The new leaner legal aid system is unlawful, the Court of Appeal has ruled. But the system will continue unchanged for now while officials prepare advice for Justice Minister Judith Collins.
The Criminal Bar Association (CBA) launched court proceedings after the Government's cost-saving shake-up of the legal aid system, which resulted in legal aid lawyers getting a 10 per cent pay cut.
The CBA lost a High Court case but went to the Court of Appeal, which yesterday held that the Legal Services Commissioner, responsible for granting legal aid, could not function independently of the Government.
Despite this, Ministry of Justice chief executive Andrew Bridgman said nothing would change for the time being.
"The ministry is carefully considering the judgment and its implications. We are doing this urgently but in the meantime, for legal aid clients, nothing will change that affects the delivery of services, and lawyers will continue to be paid on the current basis pending a decision on what changes need to be made."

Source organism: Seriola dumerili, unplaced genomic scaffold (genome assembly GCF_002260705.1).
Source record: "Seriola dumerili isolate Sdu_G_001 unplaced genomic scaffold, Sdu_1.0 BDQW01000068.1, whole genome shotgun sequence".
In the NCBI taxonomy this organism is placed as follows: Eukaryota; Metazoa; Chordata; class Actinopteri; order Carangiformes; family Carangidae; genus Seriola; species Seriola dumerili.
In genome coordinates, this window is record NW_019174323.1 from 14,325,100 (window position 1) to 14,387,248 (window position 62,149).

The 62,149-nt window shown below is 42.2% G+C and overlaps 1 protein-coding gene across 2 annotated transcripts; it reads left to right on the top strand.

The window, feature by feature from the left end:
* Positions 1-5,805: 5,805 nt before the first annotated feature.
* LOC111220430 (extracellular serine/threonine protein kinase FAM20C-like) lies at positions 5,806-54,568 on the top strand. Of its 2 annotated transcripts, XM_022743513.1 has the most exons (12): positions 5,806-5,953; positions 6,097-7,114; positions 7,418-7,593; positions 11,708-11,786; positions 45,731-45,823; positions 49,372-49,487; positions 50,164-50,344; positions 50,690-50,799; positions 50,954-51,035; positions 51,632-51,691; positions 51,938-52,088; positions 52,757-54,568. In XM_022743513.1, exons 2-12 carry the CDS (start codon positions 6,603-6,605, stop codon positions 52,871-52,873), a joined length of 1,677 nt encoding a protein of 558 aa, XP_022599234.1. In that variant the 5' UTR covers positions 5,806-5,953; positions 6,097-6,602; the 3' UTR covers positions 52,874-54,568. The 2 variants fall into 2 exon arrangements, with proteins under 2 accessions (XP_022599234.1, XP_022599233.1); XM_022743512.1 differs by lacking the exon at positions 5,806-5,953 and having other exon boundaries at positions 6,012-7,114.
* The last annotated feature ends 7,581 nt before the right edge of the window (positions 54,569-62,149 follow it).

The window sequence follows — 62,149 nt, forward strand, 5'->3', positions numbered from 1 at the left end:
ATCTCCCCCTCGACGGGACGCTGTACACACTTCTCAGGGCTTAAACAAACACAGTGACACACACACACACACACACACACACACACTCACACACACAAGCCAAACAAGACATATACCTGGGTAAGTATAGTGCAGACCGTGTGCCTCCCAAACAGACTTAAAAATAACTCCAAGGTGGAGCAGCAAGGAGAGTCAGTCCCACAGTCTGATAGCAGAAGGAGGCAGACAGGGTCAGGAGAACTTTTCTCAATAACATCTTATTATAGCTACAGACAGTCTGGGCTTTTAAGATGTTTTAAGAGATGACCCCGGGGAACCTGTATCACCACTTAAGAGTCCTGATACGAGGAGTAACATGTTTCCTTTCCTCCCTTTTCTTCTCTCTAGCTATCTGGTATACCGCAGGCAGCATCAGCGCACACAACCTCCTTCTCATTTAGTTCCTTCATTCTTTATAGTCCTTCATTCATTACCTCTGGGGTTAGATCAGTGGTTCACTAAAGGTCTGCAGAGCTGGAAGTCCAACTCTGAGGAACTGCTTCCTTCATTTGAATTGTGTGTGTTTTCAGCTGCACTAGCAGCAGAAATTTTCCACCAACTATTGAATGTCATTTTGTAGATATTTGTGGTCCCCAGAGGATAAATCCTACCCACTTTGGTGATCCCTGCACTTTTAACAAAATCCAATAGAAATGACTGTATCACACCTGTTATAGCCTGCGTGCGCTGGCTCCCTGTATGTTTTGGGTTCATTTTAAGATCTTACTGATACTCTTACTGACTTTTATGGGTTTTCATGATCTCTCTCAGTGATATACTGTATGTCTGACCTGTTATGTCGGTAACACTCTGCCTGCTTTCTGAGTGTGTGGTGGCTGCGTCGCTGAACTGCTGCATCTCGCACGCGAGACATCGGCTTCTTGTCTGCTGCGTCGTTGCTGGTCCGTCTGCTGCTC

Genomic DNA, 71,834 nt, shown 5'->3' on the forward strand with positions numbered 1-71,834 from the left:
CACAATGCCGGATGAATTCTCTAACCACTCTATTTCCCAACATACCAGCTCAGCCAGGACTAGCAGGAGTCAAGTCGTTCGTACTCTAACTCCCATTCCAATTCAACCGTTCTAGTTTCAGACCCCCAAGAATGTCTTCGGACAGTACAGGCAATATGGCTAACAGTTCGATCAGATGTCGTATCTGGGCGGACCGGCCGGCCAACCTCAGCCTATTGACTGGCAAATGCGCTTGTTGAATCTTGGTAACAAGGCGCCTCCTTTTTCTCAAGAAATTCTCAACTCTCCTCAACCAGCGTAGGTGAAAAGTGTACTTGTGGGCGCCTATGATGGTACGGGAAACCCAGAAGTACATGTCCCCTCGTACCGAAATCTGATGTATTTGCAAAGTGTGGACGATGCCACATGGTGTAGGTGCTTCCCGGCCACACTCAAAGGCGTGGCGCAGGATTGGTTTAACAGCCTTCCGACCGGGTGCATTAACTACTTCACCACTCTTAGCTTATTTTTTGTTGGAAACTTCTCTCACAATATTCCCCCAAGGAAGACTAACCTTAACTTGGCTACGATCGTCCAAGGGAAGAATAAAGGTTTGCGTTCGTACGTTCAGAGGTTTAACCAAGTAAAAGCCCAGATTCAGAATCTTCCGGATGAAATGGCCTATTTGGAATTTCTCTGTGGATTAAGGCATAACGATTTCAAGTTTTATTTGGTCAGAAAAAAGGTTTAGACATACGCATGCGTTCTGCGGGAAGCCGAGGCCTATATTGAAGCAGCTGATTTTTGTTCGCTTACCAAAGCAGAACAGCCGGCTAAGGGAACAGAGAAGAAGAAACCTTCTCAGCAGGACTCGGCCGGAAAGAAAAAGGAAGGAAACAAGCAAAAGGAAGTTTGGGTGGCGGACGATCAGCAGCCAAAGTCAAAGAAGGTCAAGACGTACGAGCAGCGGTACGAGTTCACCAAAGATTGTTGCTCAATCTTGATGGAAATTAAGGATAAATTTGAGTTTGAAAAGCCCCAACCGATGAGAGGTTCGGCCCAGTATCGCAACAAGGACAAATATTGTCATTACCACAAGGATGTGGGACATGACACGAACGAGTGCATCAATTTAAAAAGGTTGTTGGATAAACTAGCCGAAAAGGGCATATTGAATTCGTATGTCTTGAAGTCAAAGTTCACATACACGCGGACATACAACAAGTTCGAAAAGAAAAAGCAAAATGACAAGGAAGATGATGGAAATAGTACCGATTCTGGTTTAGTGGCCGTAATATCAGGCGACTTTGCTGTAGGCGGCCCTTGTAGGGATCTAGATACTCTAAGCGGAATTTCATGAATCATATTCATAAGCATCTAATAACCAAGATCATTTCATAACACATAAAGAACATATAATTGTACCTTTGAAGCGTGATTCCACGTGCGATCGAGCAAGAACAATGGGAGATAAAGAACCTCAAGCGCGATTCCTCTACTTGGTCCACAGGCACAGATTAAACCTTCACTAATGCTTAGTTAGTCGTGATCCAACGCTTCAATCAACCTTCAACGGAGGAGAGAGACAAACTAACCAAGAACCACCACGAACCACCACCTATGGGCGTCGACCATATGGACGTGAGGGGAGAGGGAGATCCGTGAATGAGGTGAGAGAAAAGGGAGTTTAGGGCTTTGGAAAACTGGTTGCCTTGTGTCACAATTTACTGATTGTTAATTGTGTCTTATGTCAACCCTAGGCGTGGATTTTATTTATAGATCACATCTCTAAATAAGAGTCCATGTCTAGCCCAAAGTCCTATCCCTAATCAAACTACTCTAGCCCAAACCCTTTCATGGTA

CBA president Tony Bouchier hoped the Government would find a solution acceptable to both parties.
"One might say this is probably quite damaging politically because what we've got is a policy that's been operating illegally for some time.
"We've always been concerned the new system of legal aid is far too rigid, it's not working and we're losing far too many good lawyers. The people who are victims of that process are the poor, because the people that can afford it will always be able to get good lawyers.
"It's now for the Government to consider its position ... and come up with a way to turn this ship around."
The Auckland District Law Society's vice-president, Brian Keene QC, said the judgment was a victory for defendants and their counsel.
"The right to a proper defence is a right of all New Zealanders. It must deliver access to justice regardless of financial circumstances. We believe limiting legal aid payments would have limited the way criminal barristers defend their clients, and so result in unsafe convictions," he said.
The changes to legal aid came after a report by Dame Margaret Bazley which found system-wide failings and resulted in fixed fees for criminal legal aid cases, regardless of how much time they involved.